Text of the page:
A positron emission tomography (PET) scan is a medical imaging technique used to examine the functions of certain organs in the body. A PET scan is a sophisticated and advanced test that employs a radioactive tracer that detects the variation in tissues on a molecular level. In a broader perspective, the test is developed to go beyond anatomy and understand the functions of the cell in the organ’s tissue. A PET scan can pinpoint the differences in the functions of the body that include the flow of blood, absorption of sugar molecules and more. Typically, a PET scan is used in monitoring the health of the lungs.
When using a PET scan for the lungs, the technique is likely to be conducted in combination with a lung CT scan. A physician will ask a patient to get the above scans done in case he/she experiences the signs and symptoms of lung cancer. The two scans provide a three-dimensional image that highlights and allows the physician to distinguish between healthy and cancerous cells.
Performing a PET scan during lung cancer diagnosis
The process of the PET scan begins by injecting the patient with a small amount of solution that includes glucose and a radioactive material. This solution is injected an hour prior to scanning. Upon entering the bloodstream, the substance begins to get absorbed by the lung that is being examined. The patient is slid into a large-funnel shaped scanner while the tissues of the organ begin to give off energy. This energy is given off in the form of gamma rays. The PET scanner effectively detects these rays and can bring the cancerous cells into the picture. The importance of this scanning procedure lies in the fact that it can capture detailed images within a single scan. This eliminates the slightest chance of inaccuracy when detecting lung cancer. The procedure of a PET scan can greatly vary in length and is dependent on the organ under the scanner.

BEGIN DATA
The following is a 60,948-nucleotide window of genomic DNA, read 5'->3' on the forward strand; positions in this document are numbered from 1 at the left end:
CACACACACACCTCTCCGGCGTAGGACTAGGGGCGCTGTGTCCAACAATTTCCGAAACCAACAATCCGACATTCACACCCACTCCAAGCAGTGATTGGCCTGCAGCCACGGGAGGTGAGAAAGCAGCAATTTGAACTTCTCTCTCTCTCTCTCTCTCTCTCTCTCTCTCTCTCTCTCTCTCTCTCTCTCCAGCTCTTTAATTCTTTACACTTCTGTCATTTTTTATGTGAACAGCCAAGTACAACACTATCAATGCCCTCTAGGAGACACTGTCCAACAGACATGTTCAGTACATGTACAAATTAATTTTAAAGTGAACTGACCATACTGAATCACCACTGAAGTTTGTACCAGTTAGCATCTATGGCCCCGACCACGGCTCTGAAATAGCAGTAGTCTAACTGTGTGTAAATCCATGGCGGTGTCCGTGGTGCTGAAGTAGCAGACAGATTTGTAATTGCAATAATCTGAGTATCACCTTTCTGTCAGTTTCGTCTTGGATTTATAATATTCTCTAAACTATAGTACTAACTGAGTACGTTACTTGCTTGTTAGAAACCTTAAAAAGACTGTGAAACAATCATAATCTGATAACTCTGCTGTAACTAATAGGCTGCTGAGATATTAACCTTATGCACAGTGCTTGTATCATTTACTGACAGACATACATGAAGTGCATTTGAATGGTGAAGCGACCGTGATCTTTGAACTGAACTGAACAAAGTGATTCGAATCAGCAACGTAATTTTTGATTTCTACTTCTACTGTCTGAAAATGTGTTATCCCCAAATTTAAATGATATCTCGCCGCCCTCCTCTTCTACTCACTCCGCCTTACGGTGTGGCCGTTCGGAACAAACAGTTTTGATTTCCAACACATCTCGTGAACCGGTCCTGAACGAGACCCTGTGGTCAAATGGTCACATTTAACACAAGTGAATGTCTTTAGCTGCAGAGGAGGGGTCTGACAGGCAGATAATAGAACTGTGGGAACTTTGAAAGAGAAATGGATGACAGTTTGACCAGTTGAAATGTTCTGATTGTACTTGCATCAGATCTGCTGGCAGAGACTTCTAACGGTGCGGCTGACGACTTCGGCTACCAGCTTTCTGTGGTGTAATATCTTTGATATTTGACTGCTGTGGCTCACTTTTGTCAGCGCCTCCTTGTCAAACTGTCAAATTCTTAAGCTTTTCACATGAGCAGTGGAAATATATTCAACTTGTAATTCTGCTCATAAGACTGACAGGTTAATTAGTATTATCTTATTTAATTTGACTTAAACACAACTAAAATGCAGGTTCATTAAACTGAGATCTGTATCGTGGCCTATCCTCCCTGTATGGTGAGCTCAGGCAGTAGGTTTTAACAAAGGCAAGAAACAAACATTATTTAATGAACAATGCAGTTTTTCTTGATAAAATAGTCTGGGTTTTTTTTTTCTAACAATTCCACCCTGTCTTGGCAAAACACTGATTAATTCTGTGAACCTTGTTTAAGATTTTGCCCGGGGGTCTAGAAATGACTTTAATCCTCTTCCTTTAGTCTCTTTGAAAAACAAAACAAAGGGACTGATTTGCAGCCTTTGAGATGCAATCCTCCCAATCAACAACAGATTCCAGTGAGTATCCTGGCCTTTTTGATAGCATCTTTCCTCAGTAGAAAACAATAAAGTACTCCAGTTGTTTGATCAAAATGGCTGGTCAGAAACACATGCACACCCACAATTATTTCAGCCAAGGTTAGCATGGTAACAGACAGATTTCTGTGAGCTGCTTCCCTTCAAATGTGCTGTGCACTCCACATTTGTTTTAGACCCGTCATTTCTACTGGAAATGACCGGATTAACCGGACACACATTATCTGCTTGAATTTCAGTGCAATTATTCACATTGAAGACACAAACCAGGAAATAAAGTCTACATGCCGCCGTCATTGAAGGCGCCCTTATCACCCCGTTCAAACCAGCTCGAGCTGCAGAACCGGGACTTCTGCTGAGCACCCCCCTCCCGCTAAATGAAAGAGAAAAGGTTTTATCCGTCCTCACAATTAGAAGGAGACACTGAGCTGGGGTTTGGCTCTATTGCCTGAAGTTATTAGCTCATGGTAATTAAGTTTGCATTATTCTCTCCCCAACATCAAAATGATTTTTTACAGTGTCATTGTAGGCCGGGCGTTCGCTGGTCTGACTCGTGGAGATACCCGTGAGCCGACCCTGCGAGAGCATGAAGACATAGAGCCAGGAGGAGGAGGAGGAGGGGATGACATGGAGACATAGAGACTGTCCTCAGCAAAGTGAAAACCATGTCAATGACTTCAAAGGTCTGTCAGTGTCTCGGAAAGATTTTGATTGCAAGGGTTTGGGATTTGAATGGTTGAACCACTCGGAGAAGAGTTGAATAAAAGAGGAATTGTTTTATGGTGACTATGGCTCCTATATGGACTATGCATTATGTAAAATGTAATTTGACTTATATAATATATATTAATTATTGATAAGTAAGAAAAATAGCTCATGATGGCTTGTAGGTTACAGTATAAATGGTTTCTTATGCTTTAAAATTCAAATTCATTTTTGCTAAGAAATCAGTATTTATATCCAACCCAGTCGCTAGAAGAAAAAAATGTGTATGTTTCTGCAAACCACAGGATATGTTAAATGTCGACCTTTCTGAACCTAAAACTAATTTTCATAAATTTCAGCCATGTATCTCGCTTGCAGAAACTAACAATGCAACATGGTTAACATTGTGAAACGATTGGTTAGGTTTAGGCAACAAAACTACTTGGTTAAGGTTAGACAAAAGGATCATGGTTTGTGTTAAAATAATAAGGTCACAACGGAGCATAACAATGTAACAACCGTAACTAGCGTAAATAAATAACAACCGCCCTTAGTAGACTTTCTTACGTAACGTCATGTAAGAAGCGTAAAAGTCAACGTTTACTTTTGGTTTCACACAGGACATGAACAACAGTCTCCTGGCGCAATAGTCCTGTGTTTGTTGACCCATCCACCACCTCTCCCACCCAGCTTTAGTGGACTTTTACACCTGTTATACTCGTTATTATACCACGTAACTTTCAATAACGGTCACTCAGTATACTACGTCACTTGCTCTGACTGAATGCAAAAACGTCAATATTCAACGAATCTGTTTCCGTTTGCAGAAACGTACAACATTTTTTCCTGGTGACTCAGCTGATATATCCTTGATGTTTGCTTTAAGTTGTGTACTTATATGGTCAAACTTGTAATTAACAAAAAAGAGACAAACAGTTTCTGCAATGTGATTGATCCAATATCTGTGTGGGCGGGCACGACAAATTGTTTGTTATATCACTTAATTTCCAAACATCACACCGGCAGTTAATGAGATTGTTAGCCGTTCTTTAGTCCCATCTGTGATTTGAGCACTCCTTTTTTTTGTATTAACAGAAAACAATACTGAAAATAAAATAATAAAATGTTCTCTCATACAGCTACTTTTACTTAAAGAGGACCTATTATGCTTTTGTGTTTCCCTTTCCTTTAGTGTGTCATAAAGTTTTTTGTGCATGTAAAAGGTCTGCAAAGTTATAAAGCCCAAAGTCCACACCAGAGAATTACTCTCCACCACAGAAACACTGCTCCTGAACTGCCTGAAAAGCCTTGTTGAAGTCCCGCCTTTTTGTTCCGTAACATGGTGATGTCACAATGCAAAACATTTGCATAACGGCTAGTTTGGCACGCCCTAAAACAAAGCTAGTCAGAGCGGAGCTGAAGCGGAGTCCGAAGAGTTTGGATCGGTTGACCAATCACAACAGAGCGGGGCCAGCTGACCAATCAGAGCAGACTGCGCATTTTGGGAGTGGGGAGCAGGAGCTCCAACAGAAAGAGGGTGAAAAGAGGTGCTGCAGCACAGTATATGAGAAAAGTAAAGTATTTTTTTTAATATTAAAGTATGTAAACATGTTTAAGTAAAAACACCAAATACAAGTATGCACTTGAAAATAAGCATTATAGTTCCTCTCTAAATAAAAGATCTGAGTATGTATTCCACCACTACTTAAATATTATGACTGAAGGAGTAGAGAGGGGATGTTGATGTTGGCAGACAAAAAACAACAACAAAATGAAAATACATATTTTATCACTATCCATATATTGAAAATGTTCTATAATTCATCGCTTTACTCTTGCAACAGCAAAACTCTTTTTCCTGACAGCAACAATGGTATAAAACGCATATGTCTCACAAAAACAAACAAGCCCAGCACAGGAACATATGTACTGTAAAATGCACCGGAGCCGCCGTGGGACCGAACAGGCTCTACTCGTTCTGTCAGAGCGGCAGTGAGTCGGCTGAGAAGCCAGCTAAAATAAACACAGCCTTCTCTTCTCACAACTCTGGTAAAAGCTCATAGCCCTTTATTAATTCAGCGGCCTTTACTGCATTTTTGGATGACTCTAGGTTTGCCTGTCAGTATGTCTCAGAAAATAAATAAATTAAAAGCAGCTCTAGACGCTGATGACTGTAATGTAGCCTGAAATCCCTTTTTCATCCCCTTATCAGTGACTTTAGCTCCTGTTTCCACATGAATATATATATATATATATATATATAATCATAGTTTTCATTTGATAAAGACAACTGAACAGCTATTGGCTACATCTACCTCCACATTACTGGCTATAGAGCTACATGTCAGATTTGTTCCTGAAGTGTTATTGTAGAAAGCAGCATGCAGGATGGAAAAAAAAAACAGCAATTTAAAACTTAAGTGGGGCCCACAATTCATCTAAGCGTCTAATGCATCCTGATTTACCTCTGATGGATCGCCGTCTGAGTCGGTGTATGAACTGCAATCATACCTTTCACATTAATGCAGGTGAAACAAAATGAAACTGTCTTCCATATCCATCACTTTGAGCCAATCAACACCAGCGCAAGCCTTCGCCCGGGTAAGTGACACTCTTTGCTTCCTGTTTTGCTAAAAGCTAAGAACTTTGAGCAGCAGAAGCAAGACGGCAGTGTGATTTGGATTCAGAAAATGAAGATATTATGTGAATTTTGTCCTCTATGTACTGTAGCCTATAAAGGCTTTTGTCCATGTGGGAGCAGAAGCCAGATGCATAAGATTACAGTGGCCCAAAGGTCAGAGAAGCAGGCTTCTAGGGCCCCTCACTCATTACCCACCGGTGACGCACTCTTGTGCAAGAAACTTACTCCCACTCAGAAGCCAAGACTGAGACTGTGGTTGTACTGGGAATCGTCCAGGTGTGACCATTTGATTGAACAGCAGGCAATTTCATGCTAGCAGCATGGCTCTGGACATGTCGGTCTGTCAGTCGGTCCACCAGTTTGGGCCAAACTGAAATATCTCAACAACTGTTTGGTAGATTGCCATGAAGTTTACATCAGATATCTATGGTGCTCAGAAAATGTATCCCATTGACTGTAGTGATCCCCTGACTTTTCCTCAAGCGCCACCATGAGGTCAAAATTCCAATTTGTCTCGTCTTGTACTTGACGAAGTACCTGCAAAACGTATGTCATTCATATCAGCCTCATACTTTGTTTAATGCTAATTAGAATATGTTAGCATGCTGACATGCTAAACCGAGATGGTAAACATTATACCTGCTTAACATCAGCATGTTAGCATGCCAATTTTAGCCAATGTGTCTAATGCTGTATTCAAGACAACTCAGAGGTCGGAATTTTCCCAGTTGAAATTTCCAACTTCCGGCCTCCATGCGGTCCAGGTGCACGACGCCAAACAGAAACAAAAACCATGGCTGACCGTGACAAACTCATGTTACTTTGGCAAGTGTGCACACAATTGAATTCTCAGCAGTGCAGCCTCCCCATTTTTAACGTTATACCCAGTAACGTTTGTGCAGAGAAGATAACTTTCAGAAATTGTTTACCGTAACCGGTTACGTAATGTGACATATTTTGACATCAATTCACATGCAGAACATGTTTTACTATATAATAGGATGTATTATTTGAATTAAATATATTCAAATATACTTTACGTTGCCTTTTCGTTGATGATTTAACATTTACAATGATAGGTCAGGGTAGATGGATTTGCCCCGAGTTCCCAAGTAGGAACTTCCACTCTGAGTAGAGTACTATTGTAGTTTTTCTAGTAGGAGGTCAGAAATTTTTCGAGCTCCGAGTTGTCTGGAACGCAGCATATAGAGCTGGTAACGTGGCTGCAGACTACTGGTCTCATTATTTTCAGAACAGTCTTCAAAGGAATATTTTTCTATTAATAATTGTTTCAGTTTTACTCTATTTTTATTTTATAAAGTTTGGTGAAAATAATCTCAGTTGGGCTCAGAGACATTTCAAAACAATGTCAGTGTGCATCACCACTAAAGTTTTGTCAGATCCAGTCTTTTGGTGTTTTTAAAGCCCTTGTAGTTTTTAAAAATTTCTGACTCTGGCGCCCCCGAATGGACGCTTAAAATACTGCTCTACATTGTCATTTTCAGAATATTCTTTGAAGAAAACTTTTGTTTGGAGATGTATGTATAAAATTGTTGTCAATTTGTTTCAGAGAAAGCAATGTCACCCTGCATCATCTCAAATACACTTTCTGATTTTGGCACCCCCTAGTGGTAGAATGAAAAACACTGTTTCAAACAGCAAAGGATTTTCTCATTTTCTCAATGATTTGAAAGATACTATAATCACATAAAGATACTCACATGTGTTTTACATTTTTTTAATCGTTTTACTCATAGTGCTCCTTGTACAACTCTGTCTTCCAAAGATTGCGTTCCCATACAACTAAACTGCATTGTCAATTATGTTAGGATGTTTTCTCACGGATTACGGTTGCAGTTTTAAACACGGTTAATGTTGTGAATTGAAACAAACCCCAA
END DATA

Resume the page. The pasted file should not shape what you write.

Staging lung cancer with PET scan
The path-breaking lung cancer PET scan test allows the physician to get a better understanding of which stage the cancer is in. Usually, lung cancer is assigned a stage from 1 to 4, depending on the severity and the extent of spread of the cancer cells. Tissues that are fast growing are found to absorb more of the tracer substance. This aids in detecting the spread of the tumor and the rate of growth. The PET scan also allows the medical team to decide the best course of treatment to manage lung cancer.
A PET scan is usually painless, apart from the minute sting that is felt from the injection needle.